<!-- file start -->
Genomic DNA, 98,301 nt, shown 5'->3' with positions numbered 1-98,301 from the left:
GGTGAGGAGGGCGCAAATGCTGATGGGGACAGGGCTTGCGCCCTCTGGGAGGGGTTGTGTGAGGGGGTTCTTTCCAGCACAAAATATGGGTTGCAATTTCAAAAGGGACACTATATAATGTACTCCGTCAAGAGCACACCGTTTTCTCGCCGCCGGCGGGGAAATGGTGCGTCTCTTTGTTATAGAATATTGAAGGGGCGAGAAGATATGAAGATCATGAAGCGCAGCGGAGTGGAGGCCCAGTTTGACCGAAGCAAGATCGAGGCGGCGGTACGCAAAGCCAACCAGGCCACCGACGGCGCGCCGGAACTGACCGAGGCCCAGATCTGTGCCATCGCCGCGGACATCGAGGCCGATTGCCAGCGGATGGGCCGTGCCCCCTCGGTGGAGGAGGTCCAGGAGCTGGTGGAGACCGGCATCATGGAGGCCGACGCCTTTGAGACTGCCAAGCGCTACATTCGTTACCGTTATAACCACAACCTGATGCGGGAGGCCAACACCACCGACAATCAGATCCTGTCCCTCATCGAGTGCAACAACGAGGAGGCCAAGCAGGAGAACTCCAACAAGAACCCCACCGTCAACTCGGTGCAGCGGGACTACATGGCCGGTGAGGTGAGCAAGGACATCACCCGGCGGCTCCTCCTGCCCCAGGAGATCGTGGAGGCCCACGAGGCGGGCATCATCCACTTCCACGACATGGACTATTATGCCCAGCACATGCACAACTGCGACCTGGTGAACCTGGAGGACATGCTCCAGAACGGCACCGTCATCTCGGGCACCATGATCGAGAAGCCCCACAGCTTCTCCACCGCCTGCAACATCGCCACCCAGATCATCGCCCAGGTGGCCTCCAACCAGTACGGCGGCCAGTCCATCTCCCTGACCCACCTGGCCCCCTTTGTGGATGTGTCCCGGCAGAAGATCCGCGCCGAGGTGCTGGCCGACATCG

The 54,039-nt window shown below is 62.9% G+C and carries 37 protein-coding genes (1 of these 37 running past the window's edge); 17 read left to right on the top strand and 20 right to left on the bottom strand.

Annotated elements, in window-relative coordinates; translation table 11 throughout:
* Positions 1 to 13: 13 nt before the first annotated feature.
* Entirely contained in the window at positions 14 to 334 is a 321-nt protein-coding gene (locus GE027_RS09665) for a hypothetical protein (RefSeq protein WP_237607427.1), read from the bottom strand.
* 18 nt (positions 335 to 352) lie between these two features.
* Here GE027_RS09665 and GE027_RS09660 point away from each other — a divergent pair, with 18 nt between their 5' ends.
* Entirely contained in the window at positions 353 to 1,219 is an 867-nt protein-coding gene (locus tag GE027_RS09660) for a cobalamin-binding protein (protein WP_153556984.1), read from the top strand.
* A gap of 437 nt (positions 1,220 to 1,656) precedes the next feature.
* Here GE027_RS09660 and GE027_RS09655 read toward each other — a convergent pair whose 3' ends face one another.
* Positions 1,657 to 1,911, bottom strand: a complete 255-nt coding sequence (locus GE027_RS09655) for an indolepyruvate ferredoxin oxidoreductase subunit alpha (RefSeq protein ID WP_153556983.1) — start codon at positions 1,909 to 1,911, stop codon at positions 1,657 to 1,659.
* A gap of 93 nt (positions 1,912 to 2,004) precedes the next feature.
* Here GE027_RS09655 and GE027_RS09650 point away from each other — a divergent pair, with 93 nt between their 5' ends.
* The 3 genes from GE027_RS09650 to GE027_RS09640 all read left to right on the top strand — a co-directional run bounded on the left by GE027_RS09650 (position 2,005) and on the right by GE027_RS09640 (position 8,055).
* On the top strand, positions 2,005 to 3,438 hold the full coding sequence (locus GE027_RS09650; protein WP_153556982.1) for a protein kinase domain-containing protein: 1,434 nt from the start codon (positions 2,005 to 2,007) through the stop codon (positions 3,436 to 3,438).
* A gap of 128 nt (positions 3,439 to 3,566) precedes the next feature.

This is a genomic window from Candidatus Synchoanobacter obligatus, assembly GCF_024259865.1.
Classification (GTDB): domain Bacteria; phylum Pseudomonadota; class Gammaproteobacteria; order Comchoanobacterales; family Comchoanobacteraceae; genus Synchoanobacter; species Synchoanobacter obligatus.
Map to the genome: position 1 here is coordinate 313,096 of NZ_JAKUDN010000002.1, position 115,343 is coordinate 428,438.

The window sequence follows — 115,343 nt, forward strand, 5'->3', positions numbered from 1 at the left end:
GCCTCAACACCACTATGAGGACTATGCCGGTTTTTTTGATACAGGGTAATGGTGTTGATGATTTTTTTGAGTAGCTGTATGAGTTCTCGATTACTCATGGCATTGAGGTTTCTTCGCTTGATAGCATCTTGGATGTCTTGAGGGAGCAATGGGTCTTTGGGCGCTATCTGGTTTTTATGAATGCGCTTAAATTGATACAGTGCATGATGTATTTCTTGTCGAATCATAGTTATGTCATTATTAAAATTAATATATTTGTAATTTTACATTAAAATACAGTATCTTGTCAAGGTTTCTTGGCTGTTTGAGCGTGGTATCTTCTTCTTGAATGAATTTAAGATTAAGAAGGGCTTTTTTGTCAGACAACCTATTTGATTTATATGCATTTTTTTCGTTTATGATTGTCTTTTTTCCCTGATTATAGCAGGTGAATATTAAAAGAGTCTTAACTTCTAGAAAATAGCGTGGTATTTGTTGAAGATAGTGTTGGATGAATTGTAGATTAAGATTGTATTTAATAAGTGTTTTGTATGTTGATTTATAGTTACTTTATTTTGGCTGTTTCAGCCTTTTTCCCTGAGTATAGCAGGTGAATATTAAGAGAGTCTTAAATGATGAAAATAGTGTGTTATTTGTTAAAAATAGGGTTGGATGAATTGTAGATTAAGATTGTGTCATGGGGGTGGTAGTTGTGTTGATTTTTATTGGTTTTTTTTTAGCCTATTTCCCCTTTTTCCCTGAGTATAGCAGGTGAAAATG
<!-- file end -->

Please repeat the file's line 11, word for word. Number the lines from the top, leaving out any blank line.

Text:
* Here GE027_RS09660 and GE027_RS09655 read toward each other — a convergent pair whose 3' ends face one another.